Magazine article Workforce Management

Firms Acting to Wean Employees off Brand Drugs

Magazine article Workforce Management

Firms Acting to Wean Employees off Brand Drugs

Article excerpt


Executives at Caterpillar Inc. call their employees' penchant for costly brand-name drugs the "purple pill syndrome," a condition that burns a hole in company pockets.

Google the words "purple pill" and up pops the Web site, advertising Nexium. The medicine relieves the heartburn symptoms of acid reflux disease. Though generic versions are available, the seductiveness of the ads has led to high costs for companies like Caterpillar, where employees are running up expensive tabs at the drugstore with their preferences for more expensive brand-name drugs instead of a generic or over-the-counter equivalent.

"Someone sees an advertisement for a brand-name prescription drug and they think, 'Hey, that could be the answer,' and they go for that instead of an over-the-counter drug," says Caterpillar spokeswoman Rachel Potts, echoing a lament voiced recently by Sidney Banwart, the company's vice president tor human services.

Often the goals of the pharmaceutical companies-promoting their brand-name drugs-come at the expense of companies looking to keep their costs down, especially when cheaper alternatives are available. Companies, helpless to take pharmaceutical advertising head on, are changing their health plans to make employees pay more if they want a brand-name drug when a generic is available. Employers are also putting an end to rebates received by pharmacy benefit managers for pushing brand-name drugs.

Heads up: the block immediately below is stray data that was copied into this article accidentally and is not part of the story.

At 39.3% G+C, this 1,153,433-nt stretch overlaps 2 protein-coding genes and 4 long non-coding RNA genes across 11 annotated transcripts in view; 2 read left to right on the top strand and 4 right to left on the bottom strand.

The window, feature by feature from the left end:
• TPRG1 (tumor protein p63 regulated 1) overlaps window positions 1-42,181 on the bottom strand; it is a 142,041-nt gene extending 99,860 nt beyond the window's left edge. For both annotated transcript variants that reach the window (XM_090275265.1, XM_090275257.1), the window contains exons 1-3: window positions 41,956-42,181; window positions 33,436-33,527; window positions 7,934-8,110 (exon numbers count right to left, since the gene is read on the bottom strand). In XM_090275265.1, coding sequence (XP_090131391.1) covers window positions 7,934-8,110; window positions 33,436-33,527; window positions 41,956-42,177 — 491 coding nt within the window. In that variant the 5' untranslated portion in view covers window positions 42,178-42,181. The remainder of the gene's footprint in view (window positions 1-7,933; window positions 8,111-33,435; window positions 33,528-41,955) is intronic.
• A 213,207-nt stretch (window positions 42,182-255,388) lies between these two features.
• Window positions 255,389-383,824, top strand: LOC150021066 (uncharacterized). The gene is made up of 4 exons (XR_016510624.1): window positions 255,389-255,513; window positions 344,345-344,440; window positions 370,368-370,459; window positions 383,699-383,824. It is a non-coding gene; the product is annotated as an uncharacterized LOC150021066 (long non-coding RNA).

Pharmaceutical companies spend nearly as much on promoting their drugs as they do on developing them. In 2003, money for research on new drugs dropped to $30.2 billion from $31.6 billion a year earlier. Spending on promotion of drugs, meanwhile, rose to $25.3 billion from $21.2 billion, according to the Pharmaceutical Research and Manufacturers of America, a pharmaceutical industry group, and IMS Health, a market research company covering the pharmaceutical industry.

IMS considers promotion to include direct-to-consumer marketing, which accounted for $4.2 billion in 2005, up from $2.6 billion in 2001. It also includes the retail value of samples, journal advertising, and office and hospital promotion. Employers, meanwhile, are spending an increasing amount on prescription drugs. In 2004, U.S. companies spent $188 billion on pharmaceuticals, up from $174 billion in 2003 and $20 billion 20 years ago.

Caterpillar, which spent 25 percent of its total health care costs, or $156 million, on prescription drugs in 2005, moved to a two-tiered co-pay system to make buying brand-name drugs more expensive for employees. …

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